The Democratic governor of Maine, Janet Mills, signed a bill into law last week establishing the legal framework for the sale of cannabis to adults by 2020.
According to the governor's offices, the state's new Office of Marijuana Policy intends to begin accepting applications for cannabis licenses prior to the end of 2019.
Although adult-use of recreational marijuana is already legal in the state, until recently Maine's government had neglected to establish the necessary legal groundwork for commercial sales. The state had also previously voted to legalise the sale of adult-use recreational marijuana in November 2016, before the bill was hit with months of delays orchestrated by the former governor of Maine, Paul LePage.
Governor Mills has confirmed that her administration is working diligently to ensure that the voter-approved law is implemented as quickly as possible. Municipalities will be given the option of opting in or out of allowing cannabis sales, with only a small number of cities and towns having established a framework for retail cannabis sales thus far.
"Over the course of the last several months, my administration has worked quickly to implement the law regarding Maine's adult-use recreational marijuana market as Maine voters asked the state to do 2½ years ago."
– Maine Governor, Janet Mills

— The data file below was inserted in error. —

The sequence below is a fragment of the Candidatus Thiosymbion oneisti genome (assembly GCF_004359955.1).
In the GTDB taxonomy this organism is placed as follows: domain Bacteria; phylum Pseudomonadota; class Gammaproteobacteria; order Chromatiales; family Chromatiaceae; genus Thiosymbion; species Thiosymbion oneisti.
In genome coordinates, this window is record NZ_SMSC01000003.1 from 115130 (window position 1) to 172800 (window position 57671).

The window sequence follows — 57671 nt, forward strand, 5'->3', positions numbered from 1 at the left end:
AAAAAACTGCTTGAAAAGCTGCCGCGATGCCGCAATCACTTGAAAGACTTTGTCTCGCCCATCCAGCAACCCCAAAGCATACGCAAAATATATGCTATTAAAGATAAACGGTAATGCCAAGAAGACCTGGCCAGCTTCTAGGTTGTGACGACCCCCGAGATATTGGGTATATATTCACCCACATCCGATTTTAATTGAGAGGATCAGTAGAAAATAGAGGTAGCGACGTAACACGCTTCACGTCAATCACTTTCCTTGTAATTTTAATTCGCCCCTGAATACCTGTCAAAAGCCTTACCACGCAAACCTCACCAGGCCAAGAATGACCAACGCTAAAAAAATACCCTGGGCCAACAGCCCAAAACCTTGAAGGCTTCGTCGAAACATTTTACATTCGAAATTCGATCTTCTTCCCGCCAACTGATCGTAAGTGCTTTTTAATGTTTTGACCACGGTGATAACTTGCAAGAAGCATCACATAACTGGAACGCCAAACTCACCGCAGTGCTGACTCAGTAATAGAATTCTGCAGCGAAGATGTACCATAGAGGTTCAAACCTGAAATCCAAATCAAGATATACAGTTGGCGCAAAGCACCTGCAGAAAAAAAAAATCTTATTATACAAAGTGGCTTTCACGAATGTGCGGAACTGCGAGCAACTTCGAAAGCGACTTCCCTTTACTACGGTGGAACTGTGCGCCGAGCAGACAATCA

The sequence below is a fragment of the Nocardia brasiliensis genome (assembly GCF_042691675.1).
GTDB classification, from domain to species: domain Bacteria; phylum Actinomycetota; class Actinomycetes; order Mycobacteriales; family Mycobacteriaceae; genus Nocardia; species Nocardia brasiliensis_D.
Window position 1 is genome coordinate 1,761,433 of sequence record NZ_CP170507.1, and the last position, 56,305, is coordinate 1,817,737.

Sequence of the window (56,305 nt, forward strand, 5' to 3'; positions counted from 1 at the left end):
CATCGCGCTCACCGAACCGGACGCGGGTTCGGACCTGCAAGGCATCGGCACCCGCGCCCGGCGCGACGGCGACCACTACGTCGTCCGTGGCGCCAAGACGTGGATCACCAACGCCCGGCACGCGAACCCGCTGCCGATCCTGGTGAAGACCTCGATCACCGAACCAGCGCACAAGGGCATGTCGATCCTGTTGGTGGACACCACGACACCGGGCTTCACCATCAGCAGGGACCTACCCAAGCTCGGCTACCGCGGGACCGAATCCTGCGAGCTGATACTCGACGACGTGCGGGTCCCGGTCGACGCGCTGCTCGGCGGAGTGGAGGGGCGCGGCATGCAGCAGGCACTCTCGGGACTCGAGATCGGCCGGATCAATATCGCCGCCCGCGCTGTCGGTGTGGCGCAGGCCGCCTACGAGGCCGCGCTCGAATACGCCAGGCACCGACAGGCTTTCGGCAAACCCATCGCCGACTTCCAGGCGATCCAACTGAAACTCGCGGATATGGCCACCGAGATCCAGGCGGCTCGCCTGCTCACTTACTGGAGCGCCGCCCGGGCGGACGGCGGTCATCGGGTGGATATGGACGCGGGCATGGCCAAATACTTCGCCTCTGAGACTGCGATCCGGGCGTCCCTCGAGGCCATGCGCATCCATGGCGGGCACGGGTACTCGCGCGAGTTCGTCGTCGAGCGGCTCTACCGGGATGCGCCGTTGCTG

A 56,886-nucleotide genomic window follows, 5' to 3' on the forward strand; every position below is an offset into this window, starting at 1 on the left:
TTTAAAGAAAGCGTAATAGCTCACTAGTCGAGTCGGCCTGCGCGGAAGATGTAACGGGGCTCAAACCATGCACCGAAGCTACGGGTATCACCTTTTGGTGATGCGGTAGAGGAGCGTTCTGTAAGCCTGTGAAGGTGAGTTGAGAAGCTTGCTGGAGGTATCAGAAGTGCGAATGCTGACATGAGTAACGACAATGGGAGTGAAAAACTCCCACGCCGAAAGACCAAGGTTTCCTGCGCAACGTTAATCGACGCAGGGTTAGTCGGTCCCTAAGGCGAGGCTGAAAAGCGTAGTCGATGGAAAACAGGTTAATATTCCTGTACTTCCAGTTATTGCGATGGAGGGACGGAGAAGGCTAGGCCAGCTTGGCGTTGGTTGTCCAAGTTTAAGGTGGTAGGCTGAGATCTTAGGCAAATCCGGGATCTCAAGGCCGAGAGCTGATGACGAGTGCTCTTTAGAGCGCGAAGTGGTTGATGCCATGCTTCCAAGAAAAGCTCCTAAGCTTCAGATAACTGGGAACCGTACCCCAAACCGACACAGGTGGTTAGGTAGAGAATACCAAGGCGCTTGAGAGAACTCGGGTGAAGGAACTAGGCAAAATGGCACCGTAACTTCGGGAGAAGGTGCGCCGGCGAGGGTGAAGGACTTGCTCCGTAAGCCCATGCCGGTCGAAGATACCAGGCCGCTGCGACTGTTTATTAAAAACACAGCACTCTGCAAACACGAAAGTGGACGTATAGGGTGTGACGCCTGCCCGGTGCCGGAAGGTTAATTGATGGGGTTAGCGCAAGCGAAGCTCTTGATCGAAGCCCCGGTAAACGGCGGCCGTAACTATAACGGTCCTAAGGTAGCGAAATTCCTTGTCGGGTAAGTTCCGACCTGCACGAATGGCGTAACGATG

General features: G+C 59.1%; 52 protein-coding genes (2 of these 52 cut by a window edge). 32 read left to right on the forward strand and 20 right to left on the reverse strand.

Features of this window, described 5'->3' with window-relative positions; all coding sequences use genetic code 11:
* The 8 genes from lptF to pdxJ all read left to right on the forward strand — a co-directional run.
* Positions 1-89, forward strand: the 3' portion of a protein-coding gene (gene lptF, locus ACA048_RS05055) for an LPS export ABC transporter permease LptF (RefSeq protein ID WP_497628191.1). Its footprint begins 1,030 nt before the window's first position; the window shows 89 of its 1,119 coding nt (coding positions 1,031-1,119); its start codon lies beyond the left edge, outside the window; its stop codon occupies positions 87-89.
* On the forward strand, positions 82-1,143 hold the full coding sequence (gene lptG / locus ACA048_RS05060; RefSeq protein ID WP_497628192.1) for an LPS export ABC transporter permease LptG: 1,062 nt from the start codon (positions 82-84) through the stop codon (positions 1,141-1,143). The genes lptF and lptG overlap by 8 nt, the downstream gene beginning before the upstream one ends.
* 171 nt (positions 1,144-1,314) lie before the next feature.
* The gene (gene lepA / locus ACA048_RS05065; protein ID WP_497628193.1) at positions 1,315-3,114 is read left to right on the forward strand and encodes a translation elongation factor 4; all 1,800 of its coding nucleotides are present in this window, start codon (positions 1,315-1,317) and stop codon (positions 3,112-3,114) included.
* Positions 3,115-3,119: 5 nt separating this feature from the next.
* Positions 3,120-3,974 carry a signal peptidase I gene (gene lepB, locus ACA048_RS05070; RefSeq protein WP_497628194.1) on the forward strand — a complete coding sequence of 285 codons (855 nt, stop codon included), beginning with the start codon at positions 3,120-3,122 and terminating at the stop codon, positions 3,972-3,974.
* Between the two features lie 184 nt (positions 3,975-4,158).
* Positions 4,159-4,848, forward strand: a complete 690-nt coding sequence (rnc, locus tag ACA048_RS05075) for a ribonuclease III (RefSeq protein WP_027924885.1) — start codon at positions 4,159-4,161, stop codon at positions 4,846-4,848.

"The rule development demonstrates what can be accomplished when state government works with lawmakers, industry stakeholders and the public to accomplish a shared goal."
"With this law, we are one step closer to honouring the will of Maine voters," Mills said.
The Maine Office of Marijuana Policy developed the state's new adult-use regulations in conjunction with seven different state agencies, two cannabis consultancies—Freedman and Koski of Colorado and BOTEC Analysis of Los Angeles— and the legal cultivation industry.
Under the new law, residents of Maine who have lived in the state for at least four years will be able to qualify for a license if they own at least 51% of a cannabis company. The Office of Marijuana Policy will also be given the power to impose an administrative hold on licensees by the state government.
The bill will officially come into effect in September, with the Office of Marijuana Policy receiving a subsequent 60 days to finalise regulations. Following this, the state will begin accepting applications for licenses within 30 days. In the lead-up, the state government will be developing a new public health and safety campaign, along with figuring out how to track, trace and license the new industry.
The Director of the Office of Marijuana Policy, Erik Gundersen, stated that "the Office of Marijuana Policy has set several ambitious timelines since being established in February, and we are proud to have been able to meet all of them."
"We have drafted these rules with a view toward keeping the public's health and safety at the forefront."
"We are working incredibly hard to get this thing rolled out. There are people in my office that are working, no lie, seven days a week to make sure we can get this adult-use industry rolled out in 2019," Gundersen said.